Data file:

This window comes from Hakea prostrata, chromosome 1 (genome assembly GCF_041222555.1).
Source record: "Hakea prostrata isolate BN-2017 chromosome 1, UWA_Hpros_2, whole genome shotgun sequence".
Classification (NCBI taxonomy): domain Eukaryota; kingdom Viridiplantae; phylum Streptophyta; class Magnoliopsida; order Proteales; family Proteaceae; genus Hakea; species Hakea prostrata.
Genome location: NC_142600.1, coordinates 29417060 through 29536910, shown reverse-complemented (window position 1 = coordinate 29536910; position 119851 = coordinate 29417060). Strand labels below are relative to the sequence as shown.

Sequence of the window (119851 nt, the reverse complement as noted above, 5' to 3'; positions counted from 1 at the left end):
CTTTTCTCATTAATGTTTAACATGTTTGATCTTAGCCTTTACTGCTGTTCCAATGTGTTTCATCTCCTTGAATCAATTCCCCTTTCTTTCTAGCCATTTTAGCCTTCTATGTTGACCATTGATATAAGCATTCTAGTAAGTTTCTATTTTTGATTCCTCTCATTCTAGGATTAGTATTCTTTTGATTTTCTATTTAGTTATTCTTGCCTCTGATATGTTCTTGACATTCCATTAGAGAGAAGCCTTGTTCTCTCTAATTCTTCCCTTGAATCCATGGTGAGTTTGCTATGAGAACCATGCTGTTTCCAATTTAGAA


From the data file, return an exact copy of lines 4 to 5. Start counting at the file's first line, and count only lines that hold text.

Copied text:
Genome location: NC_142600.1, coordinates 29417060 through 29536910, shown reverse-complemented (window position 1 = coordinate 29536910; position 119851 = coordinate 29417060). Strand labels below are relative to the sequence as shown.

Sequence of the window (119851 nt, the reverse complement as noted above, 5' to 3'; positions counted from 1 at the left end):